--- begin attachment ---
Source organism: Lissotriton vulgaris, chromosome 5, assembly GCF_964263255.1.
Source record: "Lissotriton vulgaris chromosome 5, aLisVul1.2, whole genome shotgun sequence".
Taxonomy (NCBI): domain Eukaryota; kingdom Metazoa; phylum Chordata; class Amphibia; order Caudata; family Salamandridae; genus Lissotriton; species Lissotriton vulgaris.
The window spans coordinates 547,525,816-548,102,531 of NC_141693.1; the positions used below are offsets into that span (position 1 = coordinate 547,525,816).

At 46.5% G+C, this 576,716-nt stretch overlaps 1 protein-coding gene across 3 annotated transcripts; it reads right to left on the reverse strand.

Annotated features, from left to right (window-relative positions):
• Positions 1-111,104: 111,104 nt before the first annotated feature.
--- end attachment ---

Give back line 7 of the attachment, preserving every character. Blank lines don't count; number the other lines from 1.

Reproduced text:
• Positions 1-111,104: 111,104 nt before the first annotated feature.